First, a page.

What’s Your BRAND Perceived Image or Reality?
Frequently, a word surfaces and becomes part of a society’s vernacular. The word is not always new, but, rather, newly-popularized because it’s energized in a new way. One of those words is “Brand” (or “Branding”). Long ago, branding a slave with hot metal was the slavemaster’s methodology to show ownership and to declare their “product” was the best. “Brand”, when used by Versace or Calvin Klein is pretty much the same. It’s an identification—declaring a promise of excellence, so that customers can depend on them continuously for a quality product.
So, brand/branding is associated with big business and money. It encompasses recognition and power for those who know its essence. For businesses (formerly including the slave business), the goal has always been the same: reaping financial rewards by making promises—impressing a particular image on the minds of others.
Branding is all about perception and projection of an image. For artists/businesses who want success, it’s important to grasp the concept correctly, otherwise, so much can get lost in this kind of process. Clearly, branding is not necessarily about substance—or truth; simply because for some, their image and their reality are not necessarily the same. Much can get messed up in the projection. With that knowledge alone, you can see how vital it is as an artist/business to be in control of your own brand and its process at all times. It means you must be responsible to yourself as well as to the audience/people you’re making promises to through your consistent image.
How good are you about keeping your word to yourself—and to others? Does your word match your product—your performance? Do you care? Branding is about making promises and keeping them. Each time someone sees your name, your office, your work—and even your address, an impression is made that leads to a mindset about you and/or your business. Be as conscious and conscientious about that as possible.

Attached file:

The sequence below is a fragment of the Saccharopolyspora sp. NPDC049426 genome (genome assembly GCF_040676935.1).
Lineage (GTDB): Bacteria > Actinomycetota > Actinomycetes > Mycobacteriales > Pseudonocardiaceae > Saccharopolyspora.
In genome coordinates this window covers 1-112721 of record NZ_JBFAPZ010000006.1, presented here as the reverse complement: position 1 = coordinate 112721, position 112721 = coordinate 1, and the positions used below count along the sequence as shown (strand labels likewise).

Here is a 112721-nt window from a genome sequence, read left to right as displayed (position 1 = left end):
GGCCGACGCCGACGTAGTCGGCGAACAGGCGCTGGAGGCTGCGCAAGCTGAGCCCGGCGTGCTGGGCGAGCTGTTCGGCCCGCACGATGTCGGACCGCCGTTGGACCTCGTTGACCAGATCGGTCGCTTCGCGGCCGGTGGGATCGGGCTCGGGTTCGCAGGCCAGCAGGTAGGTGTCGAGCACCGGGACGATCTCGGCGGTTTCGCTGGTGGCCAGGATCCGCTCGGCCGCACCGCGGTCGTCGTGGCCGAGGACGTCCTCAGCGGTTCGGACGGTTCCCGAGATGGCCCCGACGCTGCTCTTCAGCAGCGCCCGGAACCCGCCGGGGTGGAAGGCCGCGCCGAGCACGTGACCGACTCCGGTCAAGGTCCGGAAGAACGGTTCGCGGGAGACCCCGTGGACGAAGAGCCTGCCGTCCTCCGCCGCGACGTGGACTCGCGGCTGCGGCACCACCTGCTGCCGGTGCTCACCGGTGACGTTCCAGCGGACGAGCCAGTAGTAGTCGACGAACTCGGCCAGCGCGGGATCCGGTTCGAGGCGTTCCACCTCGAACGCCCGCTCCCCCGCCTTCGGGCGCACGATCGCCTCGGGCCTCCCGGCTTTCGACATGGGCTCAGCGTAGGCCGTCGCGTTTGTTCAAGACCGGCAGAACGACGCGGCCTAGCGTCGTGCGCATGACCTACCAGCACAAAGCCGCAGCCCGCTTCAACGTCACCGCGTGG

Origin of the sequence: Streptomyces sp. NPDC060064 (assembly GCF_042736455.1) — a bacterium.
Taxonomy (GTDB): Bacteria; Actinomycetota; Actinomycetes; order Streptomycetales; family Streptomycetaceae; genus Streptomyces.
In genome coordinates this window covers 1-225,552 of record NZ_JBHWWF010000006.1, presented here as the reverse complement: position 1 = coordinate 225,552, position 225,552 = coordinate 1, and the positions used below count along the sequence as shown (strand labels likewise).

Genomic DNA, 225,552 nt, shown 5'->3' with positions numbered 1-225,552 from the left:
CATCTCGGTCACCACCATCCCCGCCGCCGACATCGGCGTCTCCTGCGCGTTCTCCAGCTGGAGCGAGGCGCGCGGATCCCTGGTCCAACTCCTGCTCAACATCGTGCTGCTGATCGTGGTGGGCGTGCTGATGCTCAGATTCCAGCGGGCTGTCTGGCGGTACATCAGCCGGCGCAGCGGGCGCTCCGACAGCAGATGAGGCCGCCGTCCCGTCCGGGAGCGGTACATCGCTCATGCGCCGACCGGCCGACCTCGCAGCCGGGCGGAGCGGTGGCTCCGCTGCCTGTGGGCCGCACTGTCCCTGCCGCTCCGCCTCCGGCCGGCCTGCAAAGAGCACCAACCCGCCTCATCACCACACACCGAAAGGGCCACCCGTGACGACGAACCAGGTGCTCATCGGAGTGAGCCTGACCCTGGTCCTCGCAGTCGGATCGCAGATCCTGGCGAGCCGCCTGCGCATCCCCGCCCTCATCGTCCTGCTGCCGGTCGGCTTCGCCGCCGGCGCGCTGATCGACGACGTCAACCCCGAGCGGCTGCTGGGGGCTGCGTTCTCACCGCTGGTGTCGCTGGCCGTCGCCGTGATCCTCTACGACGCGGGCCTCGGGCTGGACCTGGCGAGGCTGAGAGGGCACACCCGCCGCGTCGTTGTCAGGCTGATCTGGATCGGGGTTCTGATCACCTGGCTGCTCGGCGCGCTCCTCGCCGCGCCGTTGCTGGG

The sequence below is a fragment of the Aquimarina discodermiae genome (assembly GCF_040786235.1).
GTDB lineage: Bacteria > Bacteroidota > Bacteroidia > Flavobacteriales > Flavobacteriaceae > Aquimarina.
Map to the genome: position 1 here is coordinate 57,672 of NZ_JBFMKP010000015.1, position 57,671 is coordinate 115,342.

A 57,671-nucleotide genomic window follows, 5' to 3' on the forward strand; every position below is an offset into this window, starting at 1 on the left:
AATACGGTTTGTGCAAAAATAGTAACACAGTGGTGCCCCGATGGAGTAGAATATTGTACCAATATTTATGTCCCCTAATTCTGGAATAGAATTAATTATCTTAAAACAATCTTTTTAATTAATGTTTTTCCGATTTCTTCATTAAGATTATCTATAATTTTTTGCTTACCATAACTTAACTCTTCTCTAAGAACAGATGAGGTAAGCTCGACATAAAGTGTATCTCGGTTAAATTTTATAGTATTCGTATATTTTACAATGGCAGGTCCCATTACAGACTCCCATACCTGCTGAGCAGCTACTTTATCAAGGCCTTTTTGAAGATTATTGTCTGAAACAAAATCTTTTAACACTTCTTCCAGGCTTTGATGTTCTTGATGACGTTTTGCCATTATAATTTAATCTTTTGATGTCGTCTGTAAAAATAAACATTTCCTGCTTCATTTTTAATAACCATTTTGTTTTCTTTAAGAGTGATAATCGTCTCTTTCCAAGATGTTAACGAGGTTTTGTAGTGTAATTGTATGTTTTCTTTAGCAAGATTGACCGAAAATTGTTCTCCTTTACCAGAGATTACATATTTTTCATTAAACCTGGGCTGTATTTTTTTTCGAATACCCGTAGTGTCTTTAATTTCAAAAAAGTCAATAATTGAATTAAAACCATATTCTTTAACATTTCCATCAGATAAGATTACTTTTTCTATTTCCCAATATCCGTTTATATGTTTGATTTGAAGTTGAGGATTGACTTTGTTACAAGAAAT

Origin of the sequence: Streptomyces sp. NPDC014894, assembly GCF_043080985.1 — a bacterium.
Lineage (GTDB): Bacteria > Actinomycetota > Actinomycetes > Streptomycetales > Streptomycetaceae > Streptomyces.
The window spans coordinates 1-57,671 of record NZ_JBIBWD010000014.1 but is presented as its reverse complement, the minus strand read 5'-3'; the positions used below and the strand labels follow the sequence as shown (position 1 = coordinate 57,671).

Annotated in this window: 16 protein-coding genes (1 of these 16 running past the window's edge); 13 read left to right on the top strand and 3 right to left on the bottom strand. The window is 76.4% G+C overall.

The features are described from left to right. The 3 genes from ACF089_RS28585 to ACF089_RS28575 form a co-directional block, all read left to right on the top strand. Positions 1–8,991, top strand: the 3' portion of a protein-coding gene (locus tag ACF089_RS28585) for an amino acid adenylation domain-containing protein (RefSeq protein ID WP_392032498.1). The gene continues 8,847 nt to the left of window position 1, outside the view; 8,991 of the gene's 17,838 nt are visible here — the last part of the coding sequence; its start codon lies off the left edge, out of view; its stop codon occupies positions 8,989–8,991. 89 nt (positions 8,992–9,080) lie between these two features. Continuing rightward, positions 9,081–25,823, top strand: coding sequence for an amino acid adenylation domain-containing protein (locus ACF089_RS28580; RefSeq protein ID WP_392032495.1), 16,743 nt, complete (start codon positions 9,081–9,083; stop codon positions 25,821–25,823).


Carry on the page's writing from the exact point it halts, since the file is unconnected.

For some, branding is an honest endeavor to share a good product, simultaneously expanding a career and financial position; giving the public something of equal value. For others, branding is a game created by a team of image-makers with the sole aim of securing people’s trust mainly for money with no genuine mutual benefit.
Today’s image-makers and marketeers know well how to develop an identity or a brand for a client. With technology and social media, they are able to fuel a lot of horsepower to bring a high level of public awareness to their client. They know exactly how to influence a particular audience into choosing their client or product over another. So, it’s no accident when you, like an automaton, are “instinctively” drawn to a particular personality, product, or company over another. These professional thinkers brainstorm diligently to figure out how to separate you from your money with images—catchy logos, phrases, photos—to capture your attention with a promise to give you something you think you want—whether it’s shoes, lipstick, or a new dance performance that will excite you!
As a new artist/company, be assured you can deliver a great product, enhance your career and reap great financial rewards—even if you’re unable to afford high-powered marketeers to develop your brand. There are simple ways to begin once you understand the concept of branding. First though, you must know what you have to offer and to whose benefit—and what personal price/sacrifice will you pay to deliver on your promise/work. Decide how you want to be consistently perceived and by what specific segment of the population. Decide what words you would like them to use to describe you. Decide what promises you can make and keep consistently so that your public trusts you to deliver what you promise. In this age of technology and information sharing—nothing can stop you from branding yourself perfectly, but YOU.